Henry dies, and the shop is closed. Fin inherits from Henry a humble train station in the countryside. The train station has been abandoned for years, and trains no longer stop there, but the tracks remain. Fin moves to the station and is promptly befriended by Joe (Bobby Cannavale), an extrovert who parks nearby and sells food from his van. Fin also connects with Olivia (Patricia Clarkson), an attractive forty-something woman who isn't much better at painting than she is at driving. Olivia is separated from her husband David (John Slattery), and is prone to depression. As is Fin, who tires of the social slights he regularly endures.
Despite a loner personality, Fin continues to make friends: Cleo (Raven Goodwin), a black grade schooler fascinated by railroads; and Emily (Michelle Williams), a ditzy blonde librarian.
How others will see it. The Station Agent had a tiny budget of 500K, despite the presence of veteran actresses Clarkson and Williams. It marked the directorial debut of Tom McCarthy, and it was also his first screenplay and first credit as producer. McCarthy's prior film experience was as actor, with roles dating to 1989.
The Station Agent was only a moderate financial success. Nonetheless, it was hailed on the festival circuit. The biggest prize was a BAFTA award for Best Original Screenplay, but there were dozens of other lesser wins and nominations. Most were for McCarthy as writer or director, and the performances of Dinklage and Clarkson.
Today at imdb.com, the film has 66K user votes, a huge total for a film of its budget. The user ratings are high at 7.6 out of 10. That figure rises to 8.0 among women over 45, the most reliably independent demographic. The user reviews are dominated by praise for the storytelling and performances, but haters of the film exist. One person notes that "not one white male is a decent person" and another proclaims that "offbeat is not the same as meritorious."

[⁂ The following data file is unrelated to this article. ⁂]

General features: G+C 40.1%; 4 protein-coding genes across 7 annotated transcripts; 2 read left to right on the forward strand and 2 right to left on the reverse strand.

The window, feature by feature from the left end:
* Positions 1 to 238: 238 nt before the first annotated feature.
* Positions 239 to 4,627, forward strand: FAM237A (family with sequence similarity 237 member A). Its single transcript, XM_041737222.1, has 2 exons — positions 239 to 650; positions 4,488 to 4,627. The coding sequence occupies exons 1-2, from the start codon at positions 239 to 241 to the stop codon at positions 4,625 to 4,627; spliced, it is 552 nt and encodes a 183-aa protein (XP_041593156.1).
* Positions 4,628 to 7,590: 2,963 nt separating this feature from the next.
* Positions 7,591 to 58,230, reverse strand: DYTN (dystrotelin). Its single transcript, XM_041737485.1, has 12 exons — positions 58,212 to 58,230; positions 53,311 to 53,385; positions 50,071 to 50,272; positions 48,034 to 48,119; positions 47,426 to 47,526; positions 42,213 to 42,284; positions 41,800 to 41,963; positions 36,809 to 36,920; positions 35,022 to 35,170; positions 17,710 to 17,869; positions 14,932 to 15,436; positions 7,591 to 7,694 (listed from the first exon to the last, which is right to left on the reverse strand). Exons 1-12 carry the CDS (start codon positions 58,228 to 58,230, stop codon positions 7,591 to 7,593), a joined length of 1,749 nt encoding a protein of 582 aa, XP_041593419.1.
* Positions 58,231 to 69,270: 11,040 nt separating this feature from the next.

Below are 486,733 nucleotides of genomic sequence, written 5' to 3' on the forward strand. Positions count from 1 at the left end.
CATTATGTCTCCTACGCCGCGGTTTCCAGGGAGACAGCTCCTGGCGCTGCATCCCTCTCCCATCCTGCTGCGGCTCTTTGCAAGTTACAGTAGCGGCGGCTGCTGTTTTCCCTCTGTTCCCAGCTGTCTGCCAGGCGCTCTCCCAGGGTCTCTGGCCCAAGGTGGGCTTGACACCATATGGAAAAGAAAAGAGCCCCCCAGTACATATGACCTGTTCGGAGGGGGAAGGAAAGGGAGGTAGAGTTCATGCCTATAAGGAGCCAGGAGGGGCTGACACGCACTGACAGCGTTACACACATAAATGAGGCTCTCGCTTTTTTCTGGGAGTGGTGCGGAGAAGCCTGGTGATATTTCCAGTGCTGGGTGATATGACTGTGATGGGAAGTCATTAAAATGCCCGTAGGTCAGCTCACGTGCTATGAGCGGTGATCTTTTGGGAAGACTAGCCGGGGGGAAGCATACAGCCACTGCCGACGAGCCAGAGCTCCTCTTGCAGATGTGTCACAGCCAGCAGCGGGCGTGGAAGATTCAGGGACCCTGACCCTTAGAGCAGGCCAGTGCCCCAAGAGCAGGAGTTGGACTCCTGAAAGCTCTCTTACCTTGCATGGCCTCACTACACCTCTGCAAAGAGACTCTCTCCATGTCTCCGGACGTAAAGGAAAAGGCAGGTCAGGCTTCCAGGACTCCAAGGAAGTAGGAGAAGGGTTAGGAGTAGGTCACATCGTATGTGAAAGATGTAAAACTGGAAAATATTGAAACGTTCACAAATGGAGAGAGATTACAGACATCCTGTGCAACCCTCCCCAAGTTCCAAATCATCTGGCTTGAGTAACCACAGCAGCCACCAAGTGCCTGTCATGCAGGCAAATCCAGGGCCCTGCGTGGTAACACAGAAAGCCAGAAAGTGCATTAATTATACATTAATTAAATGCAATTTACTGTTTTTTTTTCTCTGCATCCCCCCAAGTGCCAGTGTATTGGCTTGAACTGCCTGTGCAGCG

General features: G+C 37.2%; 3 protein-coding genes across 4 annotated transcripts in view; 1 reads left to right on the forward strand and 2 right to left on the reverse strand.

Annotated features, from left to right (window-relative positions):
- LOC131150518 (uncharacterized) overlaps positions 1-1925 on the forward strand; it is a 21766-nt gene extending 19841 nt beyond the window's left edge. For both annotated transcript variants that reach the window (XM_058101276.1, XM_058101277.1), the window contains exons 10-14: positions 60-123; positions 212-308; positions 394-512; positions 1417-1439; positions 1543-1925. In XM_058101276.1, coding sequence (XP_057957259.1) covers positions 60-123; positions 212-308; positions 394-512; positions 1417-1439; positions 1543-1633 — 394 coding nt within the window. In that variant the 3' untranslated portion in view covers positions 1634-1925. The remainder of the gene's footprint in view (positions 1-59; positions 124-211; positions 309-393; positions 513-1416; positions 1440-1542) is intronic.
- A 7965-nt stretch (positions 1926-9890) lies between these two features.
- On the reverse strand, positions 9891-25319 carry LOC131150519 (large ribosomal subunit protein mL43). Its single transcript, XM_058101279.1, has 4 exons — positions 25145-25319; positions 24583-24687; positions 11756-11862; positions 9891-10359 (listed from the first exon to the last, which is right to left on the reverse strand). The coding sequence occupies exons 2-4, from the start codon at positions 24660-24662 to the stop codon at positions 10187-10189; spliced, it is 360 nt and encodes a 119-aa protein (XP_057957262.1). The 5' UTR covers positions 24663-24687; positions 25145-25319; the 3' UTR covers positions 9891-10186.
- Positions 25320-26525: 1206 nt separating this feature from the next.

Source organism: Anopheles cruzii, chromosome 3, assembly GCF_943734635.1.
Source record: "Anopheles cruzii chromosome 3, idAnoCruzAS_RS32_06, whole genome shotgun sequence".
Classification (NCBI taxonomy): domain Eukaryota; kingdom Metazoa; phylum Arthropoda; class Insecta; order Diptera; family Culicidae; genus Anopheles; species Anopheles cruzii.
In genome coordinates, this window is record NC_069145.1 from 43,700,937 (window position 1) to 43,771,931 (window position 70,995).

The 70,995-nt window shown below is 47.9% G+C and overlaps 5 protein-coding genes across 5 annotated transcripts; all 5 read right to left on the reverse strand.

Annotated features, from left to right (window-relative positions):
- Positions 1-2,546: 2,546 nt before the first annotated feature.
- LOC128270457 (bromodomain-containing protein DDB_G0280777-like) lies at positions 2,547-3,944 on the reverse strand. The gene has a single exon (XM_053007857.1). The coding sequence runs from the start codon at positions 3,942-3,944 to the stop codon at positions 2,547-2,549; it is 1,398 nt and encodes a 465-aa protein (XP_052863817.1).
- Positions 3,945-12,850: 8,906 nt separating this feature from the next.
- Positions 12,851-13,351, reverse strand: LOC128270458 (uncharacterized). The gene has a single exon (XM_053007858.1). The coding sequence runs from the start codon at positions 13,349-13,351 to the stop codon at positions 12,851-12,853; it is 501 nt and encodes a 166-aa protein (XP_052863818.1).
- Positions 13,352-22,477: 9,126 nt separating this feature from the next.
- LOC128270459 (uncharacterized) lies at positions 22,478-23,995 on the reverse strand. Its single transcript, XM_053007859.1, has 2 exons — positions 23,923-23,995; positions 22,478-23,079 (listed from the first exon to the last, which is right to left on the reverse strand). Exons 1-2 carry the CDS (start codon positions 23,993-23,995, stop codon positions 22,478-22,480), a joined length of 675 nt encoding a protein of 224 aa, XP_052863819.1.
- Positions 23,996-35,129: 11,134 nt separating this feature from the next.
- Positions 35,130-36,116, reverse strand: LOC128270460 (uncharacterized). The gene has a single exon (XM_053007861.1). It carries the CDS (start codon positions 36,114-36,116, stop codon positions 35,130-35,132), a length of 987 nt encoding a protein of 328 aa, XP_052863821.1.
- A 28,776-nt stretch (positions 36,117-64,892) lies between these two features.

How I felt about it. The Station Agent takes the Ship of Fools (1965) approach to storytelling. The dwarf, despite his unusual size, is the normal person, and those around him, despite their normal appearance, are the fools. The dwarf just wants to be left alone to quietly live out his life, with greater interest in what people create (e.g. railroads) than in the people themselves. He can hardly be blamed for this attitude, considering how people treat him.
But in this movie, Fin will not be left alone. Joe, Olivia, Emily, and Cleo track him down. Fin gives in grudgingly, but eventually learns to cherish his new friends. After all, Joe can cook, Emily can kiss, and Olivia's house is accomodating. But as life often has it, once you become to close to a new friend, that person can unexpectedly pull away, without a reasonable explanation.
This is a charming movie with winning characters and performances. The casting is pleasing, and the dialogue is natural. The most obvious criticism that can be made is the unlikely final reel plot resolutions. To list them would be to spoil them, but I can say that a happy ending is the doubtful outcome of behavior that should lead to the two deaths. And Fin should give up the cigarettes, although I understand that is easier said than done.